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Gardening at Easter

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scented-narcissus Sweet-peas-close-up-310x240 Calendula Wildflowers

Some ideas for Easter Gardening

If there is time over Easter and the weather is kind, its nice to be in the Garden. Easter moves each year and generally Easter falls on the first Sunday, following the first full moon after 21 March, but not always. The commonest time for Easter is 19th April and as the soil  is warming up its a good time to start planting vegetables depending on the weather. The only thing which varies more than the Easter dates, is the Easter weather, anything from a mini heat wave to hail and snow.

This Easter, if the going is good, it is an ideal time to plant potatoes although with an eye to any frost if the top growth comes through before frosts have passed. Ideal also for planting onions, and garlic. The soil should be warm enough to direct sow carrots, beetroot, lettuces, radish.  Both French beans and Runner beans are more tender and at this time of year need to be started either in the greenhouse or delay sowing until  the soil temperatures reach 12 degrees (54F).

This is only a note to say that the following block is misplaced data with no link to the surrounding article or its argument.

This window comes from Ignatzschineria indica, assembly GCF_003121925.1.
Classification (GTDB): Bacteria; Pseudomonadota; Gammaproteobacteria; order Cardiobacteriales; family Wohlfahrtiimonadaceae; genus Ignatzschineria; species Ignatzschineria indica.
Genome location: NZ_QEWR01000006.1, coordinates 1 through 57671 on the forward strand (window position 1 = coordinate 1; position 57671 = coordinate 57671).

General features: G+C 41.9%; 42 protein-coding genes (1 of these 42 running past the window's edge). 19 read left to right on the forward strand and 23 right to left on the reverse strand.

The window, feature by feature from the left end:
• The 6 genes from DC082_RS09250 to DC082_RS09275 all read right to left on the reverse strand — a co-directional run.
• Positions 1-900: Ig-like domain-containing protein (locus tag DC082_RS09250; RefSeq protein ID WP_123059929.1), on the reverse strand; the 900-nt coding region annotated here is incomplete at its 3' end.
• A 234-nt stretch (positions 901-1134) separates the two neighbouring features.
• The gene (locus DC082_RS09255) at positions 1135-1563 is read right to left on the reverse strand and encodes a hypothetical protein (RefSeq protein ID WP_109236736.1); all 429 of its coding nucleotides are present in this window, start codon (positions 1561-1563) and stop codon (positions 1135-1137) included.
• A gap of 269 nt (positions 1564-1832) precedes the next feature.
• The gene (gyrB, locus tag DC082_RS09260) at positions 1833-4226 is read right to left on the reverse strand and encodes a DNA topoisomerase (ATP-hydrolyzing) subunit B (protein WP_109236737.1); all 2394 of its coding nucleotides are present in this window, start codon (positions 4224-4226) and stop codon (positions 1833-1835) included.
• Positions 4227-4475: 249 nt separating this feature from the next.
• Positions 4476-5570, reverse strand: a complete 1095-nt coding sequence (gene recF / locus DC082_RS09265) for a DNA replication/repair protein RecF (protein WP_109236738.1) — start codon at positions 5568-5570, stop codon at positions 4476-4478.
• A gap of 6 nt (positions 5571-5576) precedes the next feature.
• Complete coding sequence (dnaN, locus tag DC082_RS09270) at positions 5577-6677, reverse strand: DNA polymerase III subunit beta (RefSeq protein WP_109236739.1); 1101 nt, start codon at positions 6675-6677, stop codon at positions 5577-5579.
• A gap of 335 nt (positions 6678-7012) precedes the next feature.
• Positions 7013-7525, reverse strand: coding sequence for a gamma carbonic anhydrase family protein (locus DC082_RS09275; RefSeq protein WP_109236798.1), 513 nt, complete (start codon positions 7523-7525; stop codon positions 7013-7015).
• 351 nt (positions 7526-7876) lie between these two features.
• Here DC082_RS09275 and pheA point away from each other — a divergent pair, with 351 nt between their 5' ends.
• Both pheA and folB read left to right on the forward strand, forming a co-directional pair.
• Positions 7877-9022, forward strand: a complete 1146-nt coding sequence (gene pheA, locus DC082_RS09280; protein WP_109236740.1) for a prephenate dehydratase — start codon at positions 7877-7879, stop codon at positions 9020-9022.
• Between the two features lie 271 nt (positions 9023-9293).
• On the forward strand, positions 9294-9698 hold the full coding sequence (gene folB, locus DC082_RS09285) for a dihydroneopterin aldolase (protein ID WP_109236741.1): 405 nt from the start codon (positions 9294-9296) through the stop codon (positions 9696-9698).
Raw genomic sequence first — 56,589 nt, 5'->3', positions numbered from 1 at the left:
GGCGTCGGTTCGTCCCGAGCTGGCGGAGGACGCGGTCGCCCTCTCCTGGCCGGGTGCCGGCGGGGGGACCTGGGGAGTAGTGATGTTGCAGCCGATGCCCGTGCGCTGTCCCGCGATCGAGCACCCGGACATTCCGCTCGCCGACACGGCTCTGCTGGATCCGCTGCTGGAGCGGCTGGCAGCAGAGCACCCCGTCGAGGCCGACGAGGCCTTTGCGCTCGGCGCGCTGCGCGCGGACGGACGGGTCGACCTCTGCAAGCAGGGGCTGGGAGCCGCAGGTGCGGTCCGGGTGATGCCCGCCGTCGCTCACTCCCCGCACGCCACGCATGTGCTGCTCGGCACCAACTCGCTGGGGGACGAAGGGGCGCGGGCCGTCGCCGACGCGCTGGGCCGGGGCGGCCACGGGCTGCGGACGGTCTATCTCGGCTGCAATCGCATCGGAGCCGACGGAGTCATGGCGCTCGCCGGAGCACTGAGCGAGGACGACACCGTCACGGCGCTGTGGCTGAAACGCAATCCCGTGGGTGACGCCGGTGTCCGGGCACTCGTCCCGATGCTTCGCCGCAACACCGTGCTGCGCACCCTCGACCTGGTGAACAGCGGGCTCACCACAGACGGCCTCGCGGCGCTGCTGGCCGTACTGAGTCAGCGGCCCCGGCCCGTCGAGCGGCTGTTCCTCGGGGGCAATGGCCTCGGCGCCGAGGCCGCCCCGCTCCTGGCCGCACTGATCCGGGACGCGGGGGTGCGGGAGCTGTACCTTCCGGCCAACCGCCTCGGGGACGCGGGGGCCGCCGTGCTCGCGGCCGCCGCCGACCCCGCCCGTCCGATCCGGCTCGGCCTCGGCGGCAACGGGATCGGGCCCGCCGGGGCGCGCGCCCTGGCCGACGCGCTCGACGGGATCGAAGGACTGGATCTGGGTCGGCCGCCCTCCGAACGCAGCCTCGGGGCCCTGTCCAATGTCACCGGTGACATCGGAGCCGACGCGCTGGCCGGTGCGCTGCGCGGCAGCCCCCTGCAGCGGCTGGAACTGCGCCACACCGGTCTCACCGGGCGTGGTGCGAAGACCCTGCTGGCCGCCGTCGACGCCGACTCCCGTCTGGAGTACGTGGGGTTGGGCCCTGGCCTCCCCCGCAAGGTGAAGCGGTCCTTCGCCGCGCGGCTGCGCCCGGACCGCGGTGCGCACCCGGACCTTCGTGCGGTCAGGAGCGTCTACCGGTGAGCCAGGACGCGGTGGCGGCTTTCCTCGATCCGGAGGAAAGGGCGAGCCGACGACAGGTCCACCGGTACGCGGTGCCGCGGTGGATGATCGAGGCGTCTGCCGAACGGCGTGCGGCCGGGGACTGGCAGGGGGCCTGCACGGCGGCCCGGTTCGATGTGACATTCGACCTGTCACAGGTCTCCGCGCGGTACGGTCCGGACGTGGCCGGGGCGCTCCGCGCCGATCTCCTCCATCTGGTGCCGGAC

Daffodils are going over and to ensure a good display for the following year, dead head and feed. Next year I am looking to growsome of the more of the unusual daffodills as in the image left, lovely and scented.

Around this time of year it is warm enough to sow annuals directly, such as sweet peas, which give such long lasted scented colour for the summer. You can directly sow marigolds, and I love the English pot marigold Calendula, image centre right, and much less attractive to the slugs. 

This year I am not going to plant much by way of bedding but instead fill in areas with wild flower seed. In recent years I have set aside an area to grow wildflowers which are suitable for seeding from now until late May, and I have really liked the results with the added benefit of being attractive to bees and butterflies. The image  far right  shows some of the wild flowers  from last year which this year I am going to extend to some of the borders which often have summer bedding in them. I guess I will still fall to the temptation of the garden centre and buy some but I have several packets of seeds and wildflower mats to lay and see how they look later in the season. Tips and advise on making a wild flower patch 


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